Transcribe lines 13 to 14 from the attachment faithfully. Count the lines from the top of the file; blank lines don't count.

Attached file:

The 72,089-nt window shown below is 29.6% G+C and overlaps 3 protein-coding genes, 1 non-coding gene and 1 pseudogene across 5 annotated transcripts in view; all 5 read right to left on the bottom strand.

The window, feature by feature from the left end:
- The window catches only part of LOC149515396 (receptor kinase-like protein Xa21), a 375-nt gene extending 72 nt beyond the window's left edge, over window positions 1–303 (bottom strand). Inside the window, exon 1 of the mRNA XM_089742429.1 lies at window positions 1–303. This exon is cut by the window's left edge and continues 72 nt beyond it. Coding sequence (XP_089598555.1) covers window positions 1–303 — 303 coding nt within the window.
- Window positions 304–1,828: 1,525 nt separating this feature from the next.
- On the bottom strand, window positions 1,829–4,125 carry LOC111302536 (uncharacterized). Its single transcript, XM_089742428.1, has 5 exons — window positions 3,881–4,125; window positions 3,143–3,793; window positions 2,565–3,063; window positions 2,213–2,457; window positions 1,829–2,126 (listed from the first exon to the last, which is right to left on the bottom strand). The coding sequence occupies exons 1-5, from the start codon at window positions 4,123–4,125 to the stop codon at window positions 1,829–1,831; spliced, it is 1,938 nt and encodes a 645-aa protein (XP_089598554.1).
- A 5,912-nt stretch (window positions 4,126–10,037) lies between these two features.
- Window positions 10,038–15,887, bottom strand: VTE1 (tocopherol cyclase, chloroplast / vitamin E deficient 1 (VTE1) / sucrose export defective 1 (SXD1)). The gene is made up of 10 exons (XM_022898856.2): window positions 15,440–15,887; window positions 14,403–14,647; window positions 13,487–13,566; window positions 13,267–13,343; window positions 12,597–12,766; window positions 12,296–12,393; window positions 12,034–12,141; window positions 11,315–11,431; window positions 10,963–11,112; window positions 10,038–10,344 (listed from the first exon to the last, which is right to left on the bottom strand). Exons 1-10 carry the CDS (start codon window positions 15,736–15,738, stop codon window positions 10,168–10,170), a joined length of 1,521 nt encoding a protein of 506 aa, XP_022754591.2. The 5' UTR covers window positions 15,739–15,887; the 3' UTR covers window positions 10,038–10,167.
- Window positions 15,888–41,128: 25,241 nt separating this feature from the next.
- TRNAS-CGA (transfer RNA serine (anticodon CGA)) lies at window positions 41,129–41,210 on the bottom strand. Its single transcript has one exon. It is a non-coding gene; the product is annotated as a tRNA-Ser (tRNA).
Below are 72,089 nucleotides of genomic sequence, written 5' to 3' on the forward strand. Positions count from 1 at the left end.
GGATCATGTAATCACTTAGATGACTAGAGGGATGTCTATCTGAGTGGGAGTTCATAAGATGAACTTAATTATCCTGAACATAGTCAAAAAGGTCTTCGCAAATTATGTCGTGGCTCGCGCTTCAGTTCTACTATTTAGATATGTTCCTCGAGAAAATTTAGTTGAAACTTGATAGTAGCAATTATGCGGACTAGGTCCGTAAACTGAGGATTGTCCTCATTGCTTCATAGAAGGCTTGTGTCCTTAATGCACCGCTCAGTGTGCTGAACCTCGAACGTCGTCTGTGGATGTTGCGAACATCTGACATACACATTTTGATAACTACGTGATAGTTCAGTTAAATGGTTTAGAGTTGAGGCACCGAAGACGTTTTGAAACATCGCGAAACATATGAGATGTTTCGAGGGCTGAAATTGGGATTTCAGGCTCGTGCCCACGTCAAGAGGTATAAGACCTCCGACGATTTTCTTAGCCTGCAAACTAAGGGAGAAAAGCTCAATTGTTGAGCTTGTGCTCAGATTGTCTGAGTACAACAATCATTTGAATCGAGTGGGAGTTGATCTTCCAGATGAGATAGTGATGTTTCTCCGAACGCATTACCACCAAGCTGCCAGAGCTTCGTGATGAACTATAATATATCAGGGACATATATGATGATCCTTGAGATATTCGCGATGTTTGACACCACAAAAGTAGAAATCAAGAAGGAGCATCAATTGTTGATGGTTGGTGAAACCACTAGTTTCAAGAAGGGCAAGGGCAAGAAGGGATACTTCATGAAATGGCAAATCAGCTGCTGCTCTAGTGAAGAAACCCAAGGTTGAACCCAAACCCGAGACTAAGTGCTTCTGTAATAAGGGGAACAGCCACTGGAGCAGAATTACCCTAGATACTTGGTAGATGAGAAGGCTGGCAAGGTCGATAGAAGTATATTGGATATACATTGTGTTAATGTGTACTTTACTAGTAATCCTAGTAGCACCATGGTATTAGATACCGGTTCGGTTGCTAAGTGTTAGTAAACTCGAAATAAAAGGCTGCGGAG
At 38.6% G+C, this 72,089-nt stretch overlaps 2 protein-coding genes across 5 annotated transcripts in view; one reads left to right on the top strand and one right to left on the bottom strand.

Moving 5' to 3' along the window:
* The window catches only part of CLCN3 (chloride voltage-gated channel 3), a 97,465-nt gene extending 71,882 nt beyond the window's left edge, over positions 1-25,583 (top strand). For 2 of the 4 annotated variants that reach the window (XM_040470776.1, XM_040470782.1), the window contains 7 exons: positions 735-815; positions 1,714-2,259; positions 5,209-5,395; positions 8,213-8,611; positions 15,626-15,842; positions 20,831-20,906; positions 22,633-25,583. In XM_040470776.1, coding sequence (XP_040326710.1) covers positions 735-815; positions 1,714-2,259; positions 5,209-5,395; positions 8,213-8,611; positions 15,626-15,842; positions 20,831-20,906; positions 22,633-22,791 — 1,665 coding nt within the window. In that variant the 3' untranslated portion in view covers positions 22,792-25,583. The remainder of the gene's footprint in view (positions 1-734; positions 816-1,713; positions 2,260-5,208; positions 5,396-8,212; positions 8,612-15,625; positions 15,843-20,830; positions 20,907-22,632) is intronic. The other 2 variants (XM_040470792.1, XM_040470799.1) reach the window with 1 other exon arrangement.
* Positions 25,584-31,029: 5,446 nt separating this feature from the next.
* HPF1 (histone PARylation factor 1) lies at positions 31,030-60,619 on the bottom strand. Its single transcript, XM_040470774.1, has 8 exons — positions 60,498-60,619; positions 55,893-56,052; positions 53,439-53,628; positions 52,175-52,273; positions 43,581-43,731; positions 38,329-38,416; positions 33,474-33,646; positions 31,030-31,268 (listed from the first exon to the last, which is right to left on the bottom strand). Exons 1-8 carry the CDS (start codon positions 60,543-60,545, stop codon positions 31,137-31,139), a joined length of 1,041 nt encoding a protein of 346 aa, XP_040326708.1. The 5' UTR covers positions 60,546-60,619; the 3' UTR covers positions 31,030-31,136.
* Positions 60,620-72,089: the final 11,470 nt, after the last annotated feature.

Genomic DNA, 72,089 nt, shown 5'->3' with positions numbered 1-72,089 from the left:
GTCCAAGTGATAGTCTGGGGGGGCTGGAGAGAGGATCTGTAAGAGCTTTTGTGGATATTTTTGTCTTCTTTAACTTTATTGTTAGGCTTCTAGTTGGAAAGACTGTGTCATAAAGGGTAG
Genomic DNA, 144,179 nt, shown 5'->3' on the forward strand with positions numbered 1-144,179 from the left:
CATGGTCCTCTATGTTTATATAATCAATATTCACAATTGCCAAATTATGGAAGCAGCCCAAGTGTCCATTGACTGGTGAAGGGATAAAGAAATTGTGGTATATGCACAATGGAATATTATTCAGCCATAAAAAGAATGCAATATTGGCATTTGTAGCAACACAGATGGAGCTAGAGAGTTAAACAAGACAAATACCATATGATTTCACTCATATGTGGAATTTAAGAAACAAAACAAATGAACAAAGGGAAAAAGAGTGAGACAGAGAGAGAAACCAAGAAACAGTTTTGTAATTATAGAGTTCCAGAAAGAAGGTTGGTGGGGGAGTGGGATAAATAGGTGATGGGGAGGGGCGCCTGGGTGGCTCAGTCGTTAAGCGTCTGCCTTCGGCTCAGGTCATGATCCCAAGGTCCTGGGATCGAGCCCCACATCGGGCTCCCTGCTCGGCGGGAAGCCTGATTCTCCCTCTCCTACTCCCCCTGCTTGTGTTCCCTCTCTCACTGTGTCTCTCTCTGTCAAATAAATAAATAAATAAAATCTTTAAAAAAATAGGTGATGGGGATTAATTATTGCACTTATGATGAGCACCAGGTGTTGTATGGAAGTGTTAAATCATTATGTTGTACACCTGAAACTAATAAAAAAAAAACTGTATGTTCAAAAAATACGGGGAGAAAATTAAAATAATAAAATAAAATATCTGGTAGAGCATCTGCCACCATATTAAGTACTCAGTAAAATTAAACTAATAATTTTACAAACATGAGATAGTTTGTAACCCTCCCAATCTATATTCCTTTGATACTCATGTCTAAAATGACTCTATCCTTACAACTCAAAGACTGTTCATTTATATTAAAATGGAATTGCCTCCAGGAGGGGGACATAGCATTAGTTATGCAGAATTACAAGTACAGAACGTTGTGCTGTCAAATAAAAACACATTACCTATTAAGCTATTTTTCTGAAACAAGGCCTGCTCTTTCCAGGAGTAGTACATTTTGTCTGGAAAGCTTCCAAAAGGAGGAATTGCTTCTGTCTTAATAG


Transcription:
Moving 5' to 3' along the window:
* The window catches only part of CLCN3 (chloride voltage-gated channel 3), a 97,465-nt gene extending 71,882 nt beyond the window's left edge, over positions 1-25,583 (top strand). For 2 of the 4 annotated variants that reach the window (XM_040470776.1, XM_040470782.1), the window contains 7 exons: positions 735-815; positions 1,714-2,259; positions 5,209-5,395; positions 8,213-8,611; positions 15,626-15,842; positions 20,831-20,906; positions 22,633-25,583. In XM_040470776.1, coding sequence (XP_040326710.1) covers positions 735-815; positions 1,714-2,259; positions 5,209-5,395; positions 8,213-8,611; positions 15,626-15,842; positions 20,831-20,906; positions 22,633-22,791 — 1,665 coding nt within the window. In that variant the 3' untranslated portion in view covers positions 22,792-25,583. The remainder of the gene's footprint in view (positions 1-734; positions 816-1,713; positions 2,260-5,208; positions 5,396-8,212; positions 8,612-15,625; positions 15,843-20,830; positions 20,907-22,632) is intronic. The other 2 variants (XM_040470792.1, XM_040470799.1) reach the window with 1 other exon arrangement.